How is a ROCAUC=1.0 possible with imperfect accuracy? [duplicate]

I used sklearn to compute roc_auc_score for a dataset of 72 instances. The accuracy was at 97% (2 misclassifications), but the ROC AUC score was 1.0. How is this possible? I would think that even one misclassification should have dropped the score to slightly below 1.0.

# Python 3.6.4
# numpy==1.14.3
# scikit-learn==0.19.1
# scipy==1.1.0

from sklearn import metrics
import numpy as np

y_true = np.array([0.0, 0.0, 0.0, 0.0, 0.0, 0.0, 0.0, 0.0, 0.0, 0.0, 0.0, 0.0, 0.0, 1.0, 1.0, 0.0, 0.0, 0.0, 0.0, 0.0, 0.0, 0.0, 0.0, 0.0, 1.0, 0.0, 0.0, 0.0, 0.0, 0.0, 0.0, 0.0, 0.0, 0.0, 0.0, 0.0, 0.0, 1.0, 0.0, 0.0, 0.0, 0.0, 0.0, 0.0, 0.0, 0.0, 0.0, 0.0, 0.0, 0.0, 0.0, 0.0, 0.0, 0.0, 0.0, 0.0, 0.0, 0.0, 0.0, 0.0, 0.0, 0.0, 0.0, 0.0, 0.0, 1.0, 0.0, 0.0, 1.0, 0.0, 0.0, 0.0])
y_prob = np.array([0.0, 0.1, 0.0, 0.0, 0.0, 0.0, 0.1, 0.0, 0.1, 0.0, 0.0, 0.0, 0.0, 0.7, 0.5, 0.0, 0.0, 0.0, 0.0, 0.0, 0.1, 0.1, 0.0, 0.0, 0.9, 0.0, 0.0, 0.0, 0.0, 0.1, 0.0, 0.0, 0.0, 0.1, 0.1, 0.0, 0.0, 0.7, 0.0, 0.0, 0.0, 0.0, 0.0, 0.0, 0.0, 0.0, 0.0, 0.0, 0.0, 0.0, 0.0, 0.0, 0.0, 0.0, 0.1, 0.0, 0.0, 0.0, 0.0, 0.1, 0.0, 0.0, 0.1, 0.1, 0.0, 0.9, 0.0, 0.0, 0.4, 0.0, 0.0, 0.0])

# Show which actuals do not match their expected probabilities
for index, (actual, predicted_prob) in enumerate(zip(y_true, y_prob)):
if (actual == 1 and predicted_prob <= 0.5) or (actual == 0 and predicted_prob > 0.5):
print (f'Mismatch at index {index}. Actual={actual}, predicted_prob={predicted_prob}')

rocauc = metrics.roc_auc_score(y_true, y_prob)
print (f'ROCAUC: {rocauc}')

# Outputs:
# Mismatch at index 14. Actual=1.0, predicted_prob=0.5
# Mismatch at index 68. Actual=1.0, predicted_prob=0.4
# ROCAUC: 1.0


Then I debugged the score computation itself and looked at the coordinate ROC output.

# In sklearn/metrics/ranking.py, line 271:
--> 271         fpr, tpr, tresholds = roc_curve(y_true, y_score,
272                                         sample_weight=sample_weight)

ipdb> fpr
array([0.        , 0.        , 0.        , 0.18181818, 1.        ])
ipdb> tpr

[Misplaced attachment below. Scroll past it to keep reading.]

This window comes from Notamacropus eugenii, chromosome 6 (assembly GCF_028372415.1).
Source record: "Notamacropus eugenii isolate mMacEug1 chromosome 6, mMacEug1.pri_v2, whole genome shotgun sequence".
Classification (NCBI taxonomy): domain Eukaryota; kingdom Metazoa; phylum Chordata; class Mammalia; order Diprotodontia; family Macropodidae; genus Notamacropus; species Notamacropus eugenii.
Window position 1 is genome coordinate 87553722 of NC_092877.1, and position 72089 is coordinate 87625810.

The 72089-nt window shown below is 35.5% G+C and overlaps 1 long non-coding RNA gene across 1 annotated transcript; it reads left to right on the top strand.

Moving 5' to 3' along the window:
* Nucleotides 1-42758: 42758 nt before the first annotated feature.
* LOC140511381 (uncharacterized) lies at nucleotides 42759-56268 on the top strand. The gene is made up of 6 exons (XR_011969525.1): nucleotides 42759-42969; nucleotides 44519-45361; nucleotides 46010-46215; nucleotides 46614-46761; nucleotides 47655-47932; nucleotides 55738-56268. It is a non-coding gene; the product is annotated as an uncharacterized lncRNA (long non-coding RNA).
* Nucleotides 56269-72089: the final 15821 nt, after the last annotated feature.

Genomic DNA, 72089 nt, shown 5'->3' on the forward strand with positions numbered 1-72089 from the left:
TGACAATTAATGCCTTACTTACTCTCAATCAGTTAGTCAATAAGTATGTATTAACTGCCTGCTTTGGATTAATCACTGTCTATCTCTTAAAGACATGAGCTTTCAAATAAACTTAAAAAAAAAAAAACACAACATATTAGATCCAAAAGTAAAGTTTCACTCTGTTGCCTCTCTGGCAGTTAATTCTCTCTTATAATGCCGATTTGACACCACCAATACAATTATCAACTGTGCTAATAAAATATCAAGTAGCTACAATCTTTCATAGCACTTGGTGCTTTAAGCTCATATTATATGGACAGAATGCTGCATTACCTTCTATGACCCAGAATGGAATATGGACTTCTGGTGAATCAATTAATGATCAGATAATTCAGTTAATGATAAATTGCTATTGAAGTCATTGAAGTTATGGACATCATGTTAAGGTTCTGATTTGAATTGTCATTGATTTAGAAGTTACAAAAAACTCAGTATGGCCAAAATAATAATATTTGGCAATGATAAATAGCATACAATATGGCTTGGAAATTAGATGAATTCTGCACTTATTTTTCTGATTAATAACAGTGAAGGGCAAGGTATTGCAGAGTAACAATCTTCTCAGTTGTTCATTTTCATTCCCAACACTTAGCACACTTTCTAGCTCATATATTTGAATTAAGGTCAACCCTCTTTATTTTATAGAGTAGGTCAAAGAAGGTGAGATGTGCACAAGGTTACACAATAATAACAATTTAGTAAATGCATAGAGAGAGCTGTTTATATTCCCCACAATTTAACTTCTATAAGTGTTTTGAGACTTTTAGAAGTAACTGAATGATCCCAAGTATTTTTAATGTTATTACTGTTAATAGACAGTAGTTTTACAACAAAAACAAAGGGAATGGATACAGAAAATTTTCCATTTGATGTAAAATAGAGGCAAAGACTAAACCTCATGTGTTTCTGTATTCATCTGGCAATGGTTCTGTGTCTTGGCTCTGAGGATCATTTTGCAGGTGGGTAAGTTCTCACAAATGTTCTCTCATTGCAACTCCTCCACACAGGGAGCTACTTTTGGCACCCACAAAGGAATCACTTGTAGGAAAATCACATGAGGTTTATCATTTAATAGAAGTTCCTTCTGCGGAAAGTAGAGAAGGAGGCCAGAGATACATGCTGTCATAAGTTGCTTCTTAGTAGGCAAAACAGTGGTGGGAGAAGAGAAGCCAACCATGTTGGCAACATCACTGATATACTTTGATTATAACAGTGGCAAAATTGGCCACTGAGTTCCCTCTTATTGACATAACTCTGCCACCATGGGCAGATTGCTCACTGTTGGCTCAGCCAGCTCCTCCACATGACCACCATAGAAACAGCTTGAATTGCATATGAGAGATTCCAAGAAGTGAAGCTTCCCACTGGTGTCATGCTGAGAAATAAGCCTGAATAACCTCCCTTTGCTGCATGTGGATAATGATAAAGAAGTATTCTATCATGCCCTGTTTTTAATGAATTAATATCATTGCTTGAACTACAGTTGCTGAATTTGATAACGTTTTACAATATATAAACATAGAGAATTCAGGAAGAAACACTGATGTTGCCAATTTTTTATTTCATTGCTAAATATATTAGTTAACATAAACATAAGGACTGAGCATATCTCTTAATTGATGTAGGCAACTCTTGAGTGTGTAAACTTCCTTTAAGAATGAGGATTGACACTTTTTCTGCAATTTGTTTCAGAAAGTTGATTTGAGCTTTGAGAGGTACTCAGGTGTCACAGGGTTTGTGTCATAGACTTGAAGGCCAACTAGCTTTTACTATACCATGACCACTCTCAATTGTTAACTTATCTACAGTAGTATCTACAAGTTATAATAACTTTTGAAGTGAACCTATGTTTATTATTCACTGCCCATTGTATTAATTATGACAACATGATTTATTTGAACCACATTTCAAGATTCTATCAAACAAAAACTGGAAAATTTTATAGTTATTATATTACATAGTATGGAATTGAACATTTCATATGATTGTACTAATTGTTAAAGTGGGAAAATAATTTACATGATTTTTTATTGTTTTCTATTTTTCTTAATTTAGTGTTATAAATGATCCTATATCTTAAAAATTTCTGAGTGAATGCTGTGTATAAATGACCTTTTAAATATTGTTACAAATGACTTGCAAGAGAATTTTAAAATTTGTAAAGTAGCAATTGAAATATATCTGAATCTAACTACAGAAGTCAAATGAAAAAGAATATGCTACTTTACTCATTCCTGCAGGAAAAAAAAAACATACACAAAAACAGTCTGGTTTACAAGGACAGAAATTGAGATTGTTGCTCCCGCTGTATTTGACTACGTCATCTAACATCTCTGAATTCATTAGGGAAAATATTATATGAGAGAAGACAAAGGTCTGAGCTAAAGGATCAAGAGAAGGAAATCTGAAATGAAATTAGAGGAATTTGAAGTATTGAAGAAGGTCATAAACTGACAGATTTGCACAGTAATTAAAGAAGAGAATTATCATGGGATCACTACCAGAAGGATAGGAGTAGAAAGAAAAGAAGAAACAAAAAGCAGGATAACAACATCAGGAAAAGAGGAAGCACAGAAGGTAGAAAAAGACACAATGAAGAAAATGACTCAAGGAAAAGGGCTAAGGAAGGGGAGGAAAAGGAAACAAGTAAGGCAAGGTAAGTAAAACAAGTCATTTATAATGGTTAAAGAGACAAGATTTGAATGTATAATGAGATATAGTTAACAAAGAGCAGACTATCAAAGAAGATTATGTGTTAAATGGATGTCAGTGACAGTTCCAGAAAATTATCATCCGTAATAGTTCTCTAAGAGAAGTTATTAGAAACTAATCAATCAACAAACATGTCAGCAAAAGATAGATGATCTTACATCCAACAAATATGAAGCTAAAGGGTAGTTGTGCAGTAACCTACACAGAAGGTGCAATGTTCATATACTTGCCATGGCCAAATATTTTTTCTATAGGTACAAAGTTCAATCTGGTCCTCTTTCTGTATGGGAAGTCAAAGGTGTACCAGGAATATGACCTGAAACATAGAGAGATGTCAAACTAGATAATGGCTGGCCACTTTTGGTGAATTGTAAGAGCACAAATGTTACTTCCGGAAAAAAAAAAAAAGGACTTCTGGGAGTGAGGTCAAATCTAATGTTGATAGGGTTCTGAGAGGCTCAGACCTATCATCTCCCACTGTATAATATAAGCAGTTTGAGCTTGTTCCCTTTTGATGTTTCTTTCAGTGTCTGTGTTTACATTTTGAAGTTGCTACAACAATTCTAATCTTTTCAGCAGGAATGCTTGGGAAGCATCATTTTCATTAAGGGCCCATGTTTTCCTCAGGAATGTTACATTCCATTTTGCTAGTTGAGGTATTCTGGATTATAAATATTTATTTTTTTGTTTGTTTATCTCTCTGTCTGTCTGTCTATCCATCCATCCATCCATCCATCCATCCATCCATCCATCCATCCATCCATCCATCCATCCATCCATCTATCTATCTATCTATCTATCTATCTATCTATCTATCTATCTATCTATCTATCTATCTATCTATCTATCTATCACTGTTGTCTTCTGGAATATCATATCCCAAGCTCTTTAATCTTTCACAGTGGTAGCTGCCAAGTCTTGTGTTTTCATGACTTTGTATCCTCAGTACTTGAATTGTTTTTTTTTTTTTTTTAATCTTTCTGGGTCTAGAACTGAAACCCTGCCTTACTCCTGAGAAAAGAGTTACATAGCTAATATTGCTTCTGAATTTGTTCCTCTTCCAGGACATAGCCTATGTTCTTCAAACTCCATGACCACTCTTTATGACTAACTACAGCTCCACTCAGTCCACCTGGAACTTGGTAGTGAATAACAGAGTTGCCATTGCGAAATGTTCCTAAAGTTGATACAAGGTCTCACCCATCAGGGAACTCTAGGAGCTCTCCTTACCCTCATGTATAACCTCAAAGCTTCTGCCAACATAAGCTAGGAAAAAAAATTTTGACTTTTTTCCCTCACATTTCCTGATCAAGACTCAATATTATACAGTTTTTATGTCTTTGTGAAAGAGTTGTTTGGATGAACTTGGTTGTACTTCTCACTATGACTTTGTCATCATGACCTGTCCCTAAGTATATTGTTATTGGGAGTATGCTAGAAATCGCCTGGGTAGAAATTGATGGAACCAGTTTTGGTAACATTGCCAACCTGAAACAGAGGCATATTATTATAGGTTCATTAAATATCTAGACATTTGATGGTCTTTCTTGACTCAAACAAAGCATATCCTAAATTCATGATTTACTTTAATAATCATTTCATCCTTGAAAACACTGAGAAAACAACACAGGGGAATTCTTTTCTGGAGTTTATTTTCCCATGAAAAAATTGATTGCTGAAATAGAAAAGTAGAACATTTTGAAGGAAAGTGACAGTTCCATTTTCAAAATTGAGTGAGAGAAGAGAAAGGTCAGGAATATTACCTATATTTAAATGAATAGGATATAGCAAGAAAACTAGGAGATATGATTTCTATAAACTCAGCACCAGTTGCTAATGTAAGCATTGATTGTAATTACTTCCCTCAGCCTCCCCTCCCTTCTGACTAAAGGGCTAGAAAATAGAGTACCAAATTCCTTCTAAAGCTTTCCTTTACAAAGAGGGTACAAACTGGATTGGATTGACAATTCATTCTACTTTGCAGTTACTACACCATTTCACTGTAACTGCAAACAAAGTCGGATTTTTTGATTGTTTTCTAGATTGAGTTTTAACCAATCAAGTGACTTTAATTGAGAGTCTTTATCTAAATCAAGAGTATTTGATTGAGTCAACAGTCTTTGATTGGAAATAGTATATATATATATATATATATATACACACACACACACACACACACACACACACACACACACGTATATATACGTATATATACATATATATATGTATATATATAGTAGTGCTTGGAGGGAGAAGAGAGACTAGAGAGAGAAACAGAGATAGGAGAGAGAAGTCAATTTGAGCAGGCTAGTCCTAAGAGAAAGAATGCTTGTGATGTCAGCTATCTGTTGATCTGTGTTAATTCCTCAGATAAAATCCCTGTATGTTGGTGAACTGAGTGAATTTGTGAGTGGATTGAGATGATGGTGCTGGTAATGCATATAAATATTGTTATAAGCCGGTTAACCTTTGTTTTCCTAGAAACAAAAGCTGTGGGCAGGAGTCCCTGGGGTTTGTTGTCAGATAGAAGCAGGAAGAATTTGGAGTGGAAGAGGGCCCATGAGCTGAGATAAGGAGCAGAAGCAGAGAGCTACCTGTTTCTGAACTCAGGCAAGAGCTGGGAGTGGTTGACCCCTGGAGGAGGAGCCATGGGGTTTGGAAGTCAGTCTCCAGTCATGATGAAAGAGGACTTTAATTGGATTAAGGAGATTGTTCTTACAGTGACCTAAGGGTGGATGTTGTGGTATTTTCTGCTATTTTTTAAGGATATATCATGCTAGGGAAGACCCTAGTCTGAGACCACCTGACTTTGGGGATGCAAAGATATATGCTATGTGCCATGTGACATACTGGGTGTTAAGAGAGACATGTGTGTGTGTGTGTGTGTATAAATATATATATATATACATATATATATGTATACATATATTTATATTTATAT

array([0.33333333, 0.66666667, 1.        , 1.        , 1.        ])
ipdb> tresholds
array([0.9, 0.7, 0.4, 0.1, 0. ])

# coords = []
# for x, y in zip(fpr, tpr):
#   coords.append((x, y))

ipdb> pp coords
[(0.0, 0.3333333333333333),
(0.0, 0.6666666666666666),
(0.0, 1.0),
(0.18181818181818182, 1.0),
(1.0, 1.0)]


All of those coordinates are on x=0 or y=1, meaning ROCAUC is showing 1.0. The only plausible explanation I can think of is that if the alg had more fpr/tpr points, it would show a very tight curve that never reaches x,y = (0, 1), and the ROCAUC would be close to 1, but not exactly 1. Is that a reasonable interpretation or am I missing something?

1 Answer

ROC AUC and the $c$-statistic are equivalent, and measure the probability that a randomly-chosen positive sample is ranked higher than a randomly-chosen negative sample. If all positives have score 0.49 and all negatives have score 0.48, then the ROC AUC is 1.0 because of this property. This can lead to counter-intuitive results. In this hypothetical, the accuracy, using the rule of a 0.5 cutoff, is 0.0 because all of the predictions are below 0.5!

In your data, there's a sample with prediction 0.4 but label 1.0; this is the sample with the lowest score and label 1.0. This sample, and the sample with label 1.0 and score 0.5, are decreasing your accuracy. But the highest score for the samples with label 0.0 is 0.1, so we know that we are dealing with the case of a perfect ROC AUC because 0.1 is less than 0.4.

I've found this book to be a good resource for information about ROC curves: Wojtek J. Krzanowski (Author) & David J. Hand. ROC Curves for Continuous Data

• I see. So because the max prob of the minority class is 0.1, the score calculation assumes that anything above that should be labeled as majority, even though the vanilla accuracy has the cutoff at 0.5. Thanks for the explanation! Commented May 17, 2018 at 20:09
• That's not quite correct. The ROC AUC is 1.0 because the minimum of the positive class is higher than the maximum of the negative class.
– Sycorax
Commented May 17, 2018 at 20:30